West Yorkshire Police were forced to apologise after a social media backlash over a tweet that shamed a homeless couple who were living in an uninsured car.
Officers from the force’s Roads Policing Unit posted a picture of a man and woman carrying their luggage after being stopped on Horbury Road in Wakefield, at around noon on Thursday.
The tweet, which has since been removed from the unit’s account, included the hashtag #luggagewalkofshame.
West Yorkshire Police apologised and a spokesman said it was investigating why the tweet was posted.
He said: “This was clearly an inappropriate tweet which we immediately removed from our Twitter account, and we are looking into the circumstances as to why it has been posted.
“Regardless of any offences people have committed they still deserve their human dignity and we would apologise for the offence this has caused.”
But Twitter users said the tweet was “absolutely disgusting and claimed the officers should have offered the couple help.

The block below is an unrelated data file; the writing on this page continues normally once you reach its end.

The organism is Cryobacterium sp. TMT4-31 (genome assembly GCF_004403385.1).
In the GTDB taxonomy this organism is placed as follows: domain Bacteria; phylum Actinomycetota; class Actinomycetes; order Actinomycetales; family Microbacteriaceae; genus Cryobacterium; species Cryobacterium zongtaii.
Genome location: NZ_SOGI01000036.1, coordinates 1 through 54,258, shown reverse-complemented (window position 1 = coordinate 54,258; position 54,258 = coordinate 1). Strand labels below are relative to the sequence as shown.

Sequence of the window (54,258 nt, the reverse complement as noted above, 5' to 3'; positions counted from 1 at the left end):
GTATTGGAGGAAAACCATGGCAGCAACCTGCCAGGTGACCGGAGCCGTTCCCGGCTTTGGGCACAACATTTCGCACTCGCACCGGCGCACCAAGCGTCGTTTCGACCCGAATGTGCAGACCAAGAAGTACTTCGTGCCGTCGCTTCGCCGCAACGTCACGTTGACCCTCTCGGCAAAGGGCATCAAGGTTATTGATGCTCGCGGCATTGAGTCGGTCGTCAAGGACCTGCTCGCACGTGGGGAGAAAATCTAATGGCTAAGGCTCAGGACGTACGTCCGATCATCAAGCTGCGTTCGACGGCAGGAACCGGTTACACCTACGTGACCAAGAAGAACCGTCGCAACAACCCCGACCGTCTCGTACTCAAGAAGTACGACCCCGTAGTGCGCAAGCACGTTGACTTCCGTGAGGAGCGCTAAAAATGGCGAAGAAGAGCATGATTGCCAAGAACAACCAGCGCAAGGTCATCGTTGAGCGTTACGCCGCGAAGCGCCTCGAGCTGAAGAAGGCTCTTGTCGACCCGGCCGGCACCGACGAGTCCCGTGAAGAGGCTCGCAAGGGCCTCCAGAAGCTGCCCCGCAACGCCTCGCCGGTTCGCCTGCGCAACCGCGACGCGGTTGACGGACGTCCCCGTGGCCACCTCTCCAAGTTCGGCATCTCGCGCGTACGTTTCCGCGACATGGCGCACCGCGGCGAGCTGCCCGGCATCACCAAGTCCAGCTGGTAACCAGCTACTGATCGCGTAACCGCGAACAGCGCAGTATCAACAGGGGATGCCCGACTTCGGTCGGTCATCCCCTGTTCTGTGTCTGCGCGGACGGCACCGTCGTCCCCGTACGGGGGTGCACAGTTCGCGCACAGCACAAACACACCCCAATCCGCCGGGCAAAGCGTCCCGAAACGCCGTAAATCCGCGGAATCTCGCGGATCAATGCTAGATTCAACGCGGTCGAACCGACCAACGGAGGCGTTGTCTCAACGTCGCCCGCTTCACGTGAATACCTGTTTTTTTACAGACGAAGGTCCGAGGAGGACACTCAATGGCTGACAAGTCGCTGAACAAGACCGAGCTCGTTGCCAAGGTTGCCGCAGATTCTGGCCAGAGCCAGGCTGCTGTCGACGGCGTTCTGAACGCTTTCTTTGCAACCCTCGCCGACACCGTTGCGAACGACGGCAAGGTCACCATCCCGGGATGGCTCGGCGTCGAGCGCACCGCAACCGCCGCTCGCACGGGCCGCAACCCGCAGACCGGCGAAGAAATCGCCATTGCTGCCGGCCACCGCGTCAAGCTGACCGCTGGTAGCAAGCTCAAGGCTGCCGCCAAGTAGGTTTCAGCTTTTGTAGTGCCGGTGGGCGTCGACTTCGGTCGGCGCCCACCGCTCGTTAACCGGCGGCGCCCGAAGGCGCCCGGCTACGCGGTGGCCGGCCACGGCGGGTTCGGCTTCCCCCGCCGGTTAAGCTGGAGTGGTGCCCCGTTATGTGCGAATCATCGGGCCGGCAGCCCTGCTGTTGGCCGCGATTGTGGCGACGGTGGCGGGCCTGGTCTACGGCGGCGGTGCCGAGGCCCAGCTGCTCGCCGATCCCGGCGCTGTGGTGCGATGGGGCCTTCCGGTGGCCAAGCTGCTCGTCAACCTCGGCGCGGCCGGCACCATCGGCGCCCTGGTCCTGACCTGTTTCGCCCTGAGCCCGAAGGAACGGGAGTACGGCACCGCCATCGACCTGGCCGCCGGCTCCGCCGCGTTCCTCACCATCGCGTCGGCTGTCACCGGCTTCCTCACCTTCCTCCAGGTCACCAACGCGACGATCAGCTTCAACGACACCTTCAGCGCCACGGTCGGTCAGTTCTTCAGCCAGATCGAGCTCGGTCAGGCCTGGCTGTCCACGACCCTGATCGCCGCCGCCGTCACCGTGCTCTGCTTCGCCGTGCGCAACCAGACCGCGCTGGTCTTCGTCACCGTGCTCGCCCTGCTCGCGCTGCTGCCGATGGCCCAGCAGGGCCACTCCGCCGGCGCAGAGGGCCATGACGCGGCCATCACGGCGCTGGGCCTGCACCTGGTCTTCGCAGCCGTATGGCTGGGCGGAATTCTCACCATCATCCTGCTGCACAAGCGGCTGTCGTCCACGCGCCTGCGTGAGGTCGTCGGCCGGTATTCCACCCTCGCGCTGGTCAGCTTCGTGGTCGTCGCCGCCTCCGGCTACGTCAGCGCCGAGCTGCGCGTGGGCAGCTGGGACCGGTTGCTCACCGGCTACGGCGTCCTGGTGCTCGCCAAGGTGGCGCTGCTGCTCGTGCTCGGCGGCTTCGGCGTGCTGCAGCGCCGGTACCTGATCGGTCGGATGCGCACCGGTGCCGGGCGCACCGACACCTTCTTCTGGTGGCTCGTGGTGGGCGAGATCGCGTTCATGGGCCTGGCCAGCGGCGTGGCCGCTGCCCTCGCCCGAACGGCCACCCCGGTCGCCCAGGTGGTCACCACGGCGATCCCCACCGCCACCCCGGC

Ami Slaven tweeted: “disgusting behaviour... What happened to you protecting and serving the needs of the community?”
Adam W tweeted: “I do hope you put them in touch with organisations that can help them in their challenging situation? Disappointed by tweet.”
And Holly Parry tweeted: “Car insurance is the least of their worries. This tweet shows total lack of respect from police #disgraceful.”
Kate Webb, deputy head of policy at Shelter, said: “The fact that people are driven to situations like living out of their cars is yet another terrible example of how far ordinary families are being pushed, and the inability of the housing safety net to support all those who need it.
“With housing costs sky-high, and the drastic shortage of genuinely affordable homes never more apparent, we are hearing from increasing numbers of families who are terrified that just one thing, like a sudden illness or job loss, will leave them homeless.
“We would urge anyone worried about losing their homes to come to us for expert advice as soon as they start having problems paying their rent or mortgage. It could make the difference between losing your home and keeping it, and ensure that support is there if the worst does happen.”